The Legend of the Ghost Shark, in performance at the great 24:7 theatre festival, is described as a surreal comedy using psychological themes to explore the writing process, censorship, fear of the subconscious and the often untapped power of storytelling.
The piece is entertaining enough, though I expected more comedy. In the end I didn’t really care what happened to the central character.
The central character Jason is a restaurant reviewer, a food writer in Confidential terminology. He’s not satisfied with this; presumably he believes he has a novel inside him. Instead of getting on with it through some candle burning he enters into a sub-Faustian contract with the local shaman, Lucifer, and summons up a muse to assist. As Jason’s a man the muse is an attractive young woman wearing a short outfit and a pair of impossibly stunning shoes which must be on the shortlist for the film of ‘Fifty Shades’.
Jason wears pink crocs. He’s just not really capable of making good choices, except for his choice of wife, an efficient and supportive doctor who brings him coffee and tolerates his uninvisible ‘invisible friend’, muse Wendy.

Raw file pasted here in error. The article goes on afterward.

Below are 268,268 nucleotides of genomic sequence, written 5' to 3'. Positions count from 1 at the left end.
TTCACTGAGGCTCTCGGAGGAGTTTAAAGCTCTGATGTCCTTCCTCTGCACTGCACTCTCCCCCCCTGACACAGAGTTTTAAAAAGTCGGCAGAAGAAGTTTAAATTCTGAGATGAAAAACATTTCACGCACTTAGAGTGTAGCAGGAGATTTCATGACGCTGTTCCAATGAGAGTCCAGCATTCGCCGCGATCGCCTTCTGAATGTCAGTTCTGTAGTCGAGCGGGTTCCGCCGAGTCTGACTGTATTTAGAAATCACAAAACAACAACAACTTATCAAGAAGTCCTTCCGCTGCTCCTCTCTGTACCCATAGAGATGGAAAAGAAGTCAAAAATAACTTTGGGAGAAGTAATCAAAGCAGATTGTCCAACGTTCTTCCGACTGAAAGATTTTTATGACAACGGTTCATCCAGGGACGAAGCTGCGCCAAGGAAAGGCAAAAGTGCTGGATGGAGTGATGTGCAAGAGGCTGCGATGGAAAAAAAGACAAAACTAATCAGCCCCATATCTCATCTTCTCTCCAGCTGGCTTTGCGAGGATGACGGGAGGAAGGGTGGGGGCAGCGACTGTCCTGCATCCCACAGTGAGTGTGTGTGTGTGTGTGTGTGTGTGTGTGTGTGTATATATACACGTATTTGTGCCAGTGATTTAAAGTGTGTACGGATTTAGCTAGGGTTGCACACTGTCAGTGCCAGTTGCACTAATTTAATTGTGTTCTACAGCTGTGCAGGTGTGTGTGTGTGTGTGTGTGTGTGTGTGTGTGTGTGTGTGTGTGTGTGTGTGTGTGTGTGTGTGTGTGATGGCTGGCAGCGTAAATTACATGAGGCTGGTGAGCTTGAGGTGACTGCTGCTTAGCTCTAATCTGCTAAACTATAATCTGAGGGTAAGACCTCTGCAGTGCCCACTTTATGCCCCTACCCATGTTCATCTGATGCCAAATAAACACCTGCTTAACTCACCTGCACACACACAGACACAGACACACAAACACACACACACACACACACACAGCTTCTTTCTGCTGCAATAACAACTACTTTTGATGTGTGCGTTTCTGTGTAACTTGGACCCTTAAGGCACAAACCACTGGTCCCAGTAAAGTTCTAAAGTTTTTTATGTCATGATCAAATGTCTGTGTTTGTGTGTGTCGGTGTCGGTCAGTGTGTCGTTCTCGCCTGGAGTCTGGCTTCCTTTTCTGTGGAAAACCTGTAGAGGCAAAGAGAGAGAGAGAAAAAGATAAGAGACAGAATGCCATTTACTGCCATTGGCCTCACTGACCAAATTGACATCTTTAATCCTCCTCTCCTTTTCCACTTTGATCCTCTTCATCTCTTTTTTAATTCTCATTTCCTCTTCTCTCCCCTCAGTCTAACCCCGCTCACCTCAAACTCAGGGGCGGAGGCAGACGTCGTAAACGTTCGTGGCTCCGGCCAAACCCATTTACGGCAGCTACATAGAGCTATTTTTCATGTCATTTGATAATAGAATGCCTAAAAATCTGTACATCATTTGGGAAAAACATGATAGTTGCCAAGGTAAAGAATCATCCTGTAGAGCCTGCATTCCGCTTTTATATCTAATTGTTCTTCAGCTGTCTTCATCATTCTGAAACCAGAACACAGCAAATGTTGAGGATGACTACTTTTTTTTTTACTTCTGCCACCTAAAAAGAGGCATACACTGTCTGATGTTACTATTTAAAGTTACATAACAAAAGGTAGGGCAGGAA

The acting is sharp and performances strong. Christopher Brett as Jason is sufficiently indecisive, Iona Thanger as the inexplicably-named muse, Wendy, enters the spirit to narrate the legend. Alison Darling is a sharp-worded sharp-minded New York style editor Jacqueline whose strident accent cuts across the fantasy and Victoria Brazier manages to bring some life to Catherine, the doctor-wife role.
James Nickerson’s Lucifer is played with urbane charm and more than a hint of menace while the good cop / bad cop duo Conway and Morello, played by Tony De Angelis and James Kerr, provide many of the laughs.
Writer Anthony Morgan crosses multiple genres to bring his ideas to life. The piece probably contains fantasy-legend keynotes that were lost on me. It’s certainly surreal and there are some good laugh out loud moments. Director Charlie Mortimer ensures that performances have pace and maintain interest.
The piece is entertaining enough, though I expected more comedy. In the end I didn’t really care what happened to the central character. If the play aims to explore the writing process and communicate its tortures as well as its delights then there’s more work to do.
The 24:7 Theatre Festival runs from 20 - 27 July. More than 70 performances will take place over eight Festival days in New Century House – head office of The Co-operative – and Three Minute Theatre, in Affleck’s Palace. Find more information, show times and how to book tickets (£8 / £6) at: www.247theatrefestival.co.uk
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